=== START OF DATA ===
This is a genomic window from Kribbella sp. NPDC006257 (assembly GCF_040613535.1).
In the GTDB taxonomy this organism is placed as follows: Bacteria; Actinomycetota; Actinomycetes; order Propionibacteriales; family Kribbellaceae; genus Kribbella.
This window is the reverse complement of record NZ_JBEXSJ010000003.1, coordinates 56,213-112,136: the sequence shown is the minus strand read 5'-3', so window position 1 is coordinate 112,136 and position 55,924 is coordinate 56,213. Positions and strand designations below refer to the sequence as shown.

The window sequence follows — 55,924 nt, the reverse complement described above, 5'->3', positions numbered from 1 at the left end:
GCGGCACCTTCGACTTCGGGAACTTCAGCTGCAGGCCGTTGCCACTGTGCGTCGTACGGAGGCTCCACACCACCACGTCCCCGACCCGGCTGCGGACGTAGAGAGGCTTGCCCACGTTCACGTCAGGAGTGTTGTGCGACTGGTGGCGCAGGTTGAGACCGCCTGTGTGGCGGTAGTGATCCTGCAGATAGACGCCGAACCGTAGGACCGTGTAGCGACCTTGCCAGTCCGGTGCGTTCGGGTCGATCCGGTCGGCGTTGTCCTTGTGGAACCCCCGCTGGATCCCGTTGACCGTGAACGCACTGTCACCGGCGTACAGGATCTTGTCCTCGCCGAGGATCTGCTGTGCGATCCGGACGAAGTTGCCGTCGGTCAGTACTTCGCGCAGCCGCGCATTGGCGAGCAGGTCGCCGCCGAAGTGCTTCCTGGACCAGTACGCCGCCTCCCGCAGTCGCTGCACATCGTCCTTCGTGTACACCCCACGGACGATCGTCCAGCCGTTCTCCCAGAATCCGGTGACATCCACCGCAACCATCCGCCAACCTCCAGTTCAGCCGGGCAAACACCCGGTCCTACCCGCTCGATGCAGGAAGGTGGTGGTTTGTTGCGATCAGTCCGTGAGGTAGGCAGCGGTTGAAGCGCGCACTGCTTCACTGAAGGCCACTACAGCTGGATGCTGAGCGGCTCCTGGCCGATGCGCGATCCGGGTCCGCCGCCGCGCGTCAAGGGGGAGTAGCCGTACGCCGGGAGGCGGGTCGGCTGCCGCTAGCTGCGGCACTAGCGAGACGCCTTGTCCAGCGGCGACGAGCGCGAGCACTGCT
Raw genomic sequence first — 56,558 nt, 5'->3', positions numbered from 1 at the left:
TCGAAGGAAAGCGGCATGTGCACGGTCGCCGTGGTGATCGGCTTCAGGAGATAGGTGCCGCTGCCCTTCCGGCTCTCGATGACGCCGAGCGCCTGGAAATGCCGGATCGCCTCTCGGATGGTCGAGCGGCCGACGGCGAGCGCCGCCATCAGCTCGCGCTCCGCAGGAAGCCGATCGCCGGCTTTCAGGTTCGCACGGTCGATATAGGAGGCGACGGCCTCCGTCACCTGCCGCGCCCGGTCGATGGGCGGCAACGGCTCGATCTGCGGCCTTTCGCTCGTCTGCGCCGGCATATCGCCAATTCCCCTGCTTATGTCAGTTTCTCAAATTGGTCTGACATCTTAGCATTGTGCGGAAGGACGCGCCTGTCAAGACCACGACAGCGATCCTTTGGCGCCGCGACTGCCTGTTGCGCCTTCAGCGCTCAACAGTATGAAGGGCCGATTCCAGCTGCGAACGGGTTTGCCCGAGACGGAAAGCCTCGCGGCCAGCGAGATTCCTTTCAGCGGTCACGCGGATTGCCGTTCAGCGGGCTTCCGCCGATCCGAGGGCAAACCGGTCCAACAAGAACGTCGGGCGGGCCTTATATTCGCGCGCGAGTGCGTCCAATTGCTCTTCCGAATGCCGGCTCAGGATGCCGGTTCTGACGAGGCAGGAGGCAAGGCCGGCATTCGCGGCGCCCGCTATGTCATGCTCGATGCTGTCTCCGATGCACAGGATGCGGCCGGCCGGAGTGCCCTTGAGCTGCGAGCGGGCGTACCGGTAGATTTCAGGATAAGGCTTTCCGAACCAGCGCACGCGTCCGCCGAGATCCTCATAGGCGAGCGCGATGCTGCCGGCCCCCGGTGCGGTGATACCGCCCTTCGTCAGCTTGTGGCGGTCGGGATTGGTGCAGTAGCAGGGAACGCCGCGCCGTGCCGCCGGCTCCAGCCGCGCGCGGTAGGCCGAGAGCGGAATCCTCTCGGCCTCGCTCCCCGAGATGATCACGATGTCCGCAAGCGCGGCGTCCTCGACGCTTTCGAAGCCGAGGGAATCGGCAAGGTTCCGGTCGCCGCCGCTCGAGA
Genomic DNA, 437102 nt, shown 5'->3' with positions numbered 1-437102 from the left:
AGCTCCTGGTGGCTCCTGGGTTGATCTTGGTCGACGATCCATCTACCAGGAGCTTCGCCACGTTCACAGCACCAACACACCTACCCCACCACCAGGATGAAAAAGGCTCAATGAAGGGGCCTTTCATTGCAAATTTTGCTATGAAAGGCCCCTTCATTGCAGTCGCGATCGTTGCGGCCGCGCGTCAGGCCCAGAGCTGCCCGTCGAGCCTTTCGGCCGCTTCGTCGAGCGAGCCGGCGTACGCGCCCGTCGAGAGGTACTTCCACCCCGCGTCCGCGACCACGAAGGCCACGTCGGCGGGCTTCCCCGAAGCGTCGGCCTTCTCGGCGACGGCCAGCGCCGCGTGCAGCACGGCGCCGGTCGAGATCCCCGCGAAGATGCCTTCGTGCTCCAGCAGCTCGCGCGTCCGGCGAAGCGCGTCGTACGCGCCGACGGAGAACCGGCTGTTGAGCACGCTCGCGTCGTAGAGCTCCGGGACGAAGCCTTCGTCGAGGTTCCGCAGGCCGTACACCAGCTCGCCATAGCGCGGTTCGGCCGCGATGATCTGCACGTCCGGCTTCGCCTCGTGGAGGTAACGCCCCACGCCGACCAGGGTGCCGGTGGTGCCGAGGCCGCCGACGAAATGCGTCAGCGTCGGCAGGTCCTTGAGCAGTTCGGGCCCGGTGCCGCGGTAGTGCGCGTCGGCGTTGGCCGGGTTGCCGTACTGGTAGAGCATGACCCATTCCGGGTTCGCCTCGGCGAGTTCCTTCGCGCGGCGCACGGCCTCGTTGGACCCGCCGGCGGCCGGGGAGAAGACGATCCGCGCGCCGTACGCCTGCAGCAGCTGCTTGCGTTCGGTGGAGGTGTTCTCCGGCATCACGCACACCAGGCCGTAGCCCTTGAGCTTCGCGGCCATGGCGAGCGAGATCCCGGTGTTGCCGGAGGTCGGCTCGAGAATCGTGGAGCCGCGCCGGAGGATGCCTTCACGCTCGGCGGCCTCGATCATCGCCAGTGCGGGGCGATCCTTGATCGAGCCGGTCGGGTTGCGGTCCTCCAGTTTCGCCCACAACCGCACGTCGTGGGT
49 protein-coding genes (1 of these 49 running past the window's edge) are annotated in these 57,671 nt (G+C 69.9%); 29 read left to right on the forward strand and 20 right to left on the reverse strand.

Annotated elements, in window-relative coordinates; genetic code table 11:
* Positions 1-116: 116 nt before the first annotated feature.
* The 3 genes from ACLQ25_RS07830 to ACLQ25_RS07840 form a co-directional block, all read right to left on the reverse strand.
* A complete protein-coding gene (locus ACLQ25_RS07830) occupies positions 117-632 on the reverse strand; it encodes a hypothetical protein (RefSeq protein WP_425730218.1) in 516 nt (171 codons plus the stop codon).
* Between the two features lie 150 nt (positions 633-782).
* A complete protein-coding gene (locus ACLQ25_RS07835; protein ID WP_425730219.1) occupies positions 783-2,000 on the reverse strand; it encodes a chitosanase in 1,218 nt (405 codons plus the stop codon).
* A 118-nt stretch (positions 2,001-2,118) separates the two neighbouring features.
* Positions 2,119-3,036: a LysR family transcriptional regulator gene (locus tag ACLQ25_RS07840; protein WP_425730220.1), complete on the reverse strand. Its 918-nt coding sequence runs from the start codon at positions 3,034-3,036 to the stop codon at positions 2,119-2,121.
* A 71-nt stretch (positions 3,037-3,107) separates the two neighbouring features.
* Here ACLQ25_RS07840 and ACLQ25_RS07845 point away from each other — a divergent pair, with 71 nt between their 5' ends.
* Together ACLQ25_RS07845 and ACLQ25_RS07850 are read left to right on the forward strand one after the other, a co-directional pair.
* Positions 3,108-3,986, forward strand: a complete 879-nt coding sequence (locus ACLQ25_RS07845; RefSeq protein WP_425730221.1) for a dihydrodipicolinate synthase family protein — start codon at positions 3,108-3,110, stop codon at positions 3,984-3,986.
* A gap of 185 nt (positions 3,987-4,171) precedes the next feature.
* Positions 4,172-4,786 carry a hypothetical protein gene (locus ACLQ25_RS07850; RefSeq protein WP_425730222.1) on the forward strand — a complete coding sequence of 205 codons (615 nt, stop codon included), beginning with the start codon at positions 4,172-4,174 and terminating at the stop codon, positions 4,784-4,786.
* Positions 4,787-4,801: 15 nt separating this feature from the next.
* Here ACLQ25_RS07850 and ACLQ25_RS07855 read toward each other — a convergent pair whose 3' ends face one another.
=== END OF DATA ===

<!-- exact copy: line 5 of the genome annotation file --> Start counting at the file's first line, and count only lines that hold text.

GCGGCACCTTCGACTTCGGGAACTTCAGCTGCAGGCCGTTGCCACTGTGCGTCGTACGGAGGCTCCACACCACCACGTCCCCGACCCGGCTGCGGACGTAGAGAGGCTTGCCCACGTTCACGTCAGGAGTGTTGTGCGACTGGTGGCGCAGGTTGAGACCGCCTGTGTGGCGGTAGTGATCCTGCAGATAGACGCCGAACCGTAGGACCGTGTAGCGACCTTGCCAGTCCGGTGCGTTCGGGTCGATCCGGTCGGCGTTGTCCTTGTGGAACCCCCGCTGGATCCCGTTGACCGTGAACGCACTGTCACCGGCGTACAGGATCTTGTCCTCGCCGAGGATCTGCTGTGCGATCCGGACGAAGTTGCCGTCGGTCAGTACTTCGCGCAGCCGCGCATTGGCGAGCAGGTCGCCGCCGAAGTGCTTCCTGGACCAGTACGCCGCCTCCCGCAGTCGCTGCACATCGTCCTTCGTGTACACCCCACGGACGATCGTCCAGCCGTTCTCCCAGAATCCGGTGACATCCACCGCAACCATCCGCCAACCTCCAGTTCAGCCGGGCAAACACCCGGTCCTACCCGCTCGATGCAGGAAGGTGGTGGTTTGTTGCGATCAGTCCGTGAGGTAGGCAGCGGTTGAAGCGCGCACTGCTTCACTGAAGGCCACTACAGCTGGATGCTGAGCGGCTCCTGGCCGATGCGCGATCCGGGTCCGCCGCCGCGCGTCAAGGGGGAGTAGCCGTACGCCGGGAGGCGGGTCGGCTGCCGCTAGCTGCGGCACTAGCGAGACGCCTTGTCCAGCGGCGACGAGCGCGAGCACTGCT